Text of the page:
Hannah Reynolds is fitness editor of Cycling Weekly, Cycling Active and Cycling Fitness. She also races and regularly rides sportives.
With many riders looking for that edge when it comes to improving performance, whether to help get them through a sportive, a race or simply to get the best out of each training session, one simple, yet effective, way to see an increase in performance is ensuring you fuel your body properly for exercise.
With so many options filling our shelves, from carbohydrate drinks, energy bars, gels, protein shakes and electrolyte replacement tabs, sports nutrition can be a confusing and expensive world. With the global sports nutrition market worth over £60 billion, it's easy to understand why there's so many different products and companies vying for a bite of the cherry, but is it worth your money buying these, often overpriced, products?
It has been proven that intake of carbohydrates during endurance exercise will help improve performance, but there is no right or wrong ways to get these carbohydrates into your body. So eating a jam sandwich is just as good at getting the job done as an energy bar is, but often eating the latest bar on the market is just as big an obsession as riding or wearing the latest kit.
Many amateur riders see pros eating these bars and squeezing gels down their necks to endorse specific products, but often, riders are also meeting their nutritional needs in a more natural way. Sandwiches or homemade bars and tarts as well as the old favourite of flat Coke in their bidons nearer the end of a race are often the pros' fuel of choice.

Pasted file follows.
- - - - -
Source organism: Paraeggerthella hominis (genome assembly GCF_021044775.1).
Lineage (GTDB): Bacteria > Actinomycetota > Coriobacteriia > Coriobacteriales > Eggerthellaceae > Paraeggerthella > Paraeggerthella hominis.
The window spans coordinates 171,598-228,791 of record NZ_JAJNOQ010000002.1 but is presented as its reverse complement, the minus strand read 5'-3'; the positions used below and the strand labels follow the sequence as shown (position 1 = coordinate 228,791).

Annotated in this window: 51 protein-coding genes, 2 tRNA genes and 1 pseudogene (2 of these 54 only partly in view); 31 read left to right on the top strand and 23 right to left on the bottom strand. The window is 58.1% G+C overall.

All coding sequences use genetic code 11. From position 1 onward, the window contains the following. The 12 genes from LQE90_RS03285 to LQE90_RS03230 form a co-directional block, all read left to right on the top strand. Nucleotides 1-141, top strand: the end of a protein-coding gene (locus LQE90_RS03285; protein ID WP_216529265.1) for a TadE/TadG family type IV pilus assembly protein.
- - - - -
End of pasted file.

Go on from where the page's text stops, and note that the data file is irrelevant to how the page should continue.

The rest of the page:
Fuelling yourself on homemade bars or sandwiches is cheaper than bulk-buying bars, which often end up going out of date in your cupboards. You can make the quantity you need on the day of your event, using ingredients you know you like and will actually eat. It's just a case of understanding what it is you need at different points during your rides or races.
Bananas, for example, are a great natural source of energy while riding, and of course they come in biodegradable wrappers that you don't have to worry about dropping. If you are getting your carbohydrates in through food and eating enough there's no need to worry about putting anything but water in your drink bottles.
Similarly to fuelling during your ride, making your own protein recovery drink or bar is just as simple. Using fresh fruit and some whey protein, a great post-ride smoothie can be made, giving all the benefits of a protein shake. Even just eating a high protein and carbohydrate meal or sandwich will help with recovery after a tough event or training session.
So, while fuelling correctly for your riding is very important, how you choose to do it is not. Going natural is often nicer, with fresher ingredients, making more things that suit your personal preferences and being lighter on the purse are all reasons to steer clear of the mass-produced energy products.
Eating countless processed bars or gels is not great for the gut, so even if you choose to still use them sometimes, try to mix it up with some natural energy too.
Louise Mahé is a fitness writer for Cycling Weekly. She was also junior national road champion and still races.
The original version of this article was published in the April 4 2013 issue of Cycling Weekly magazine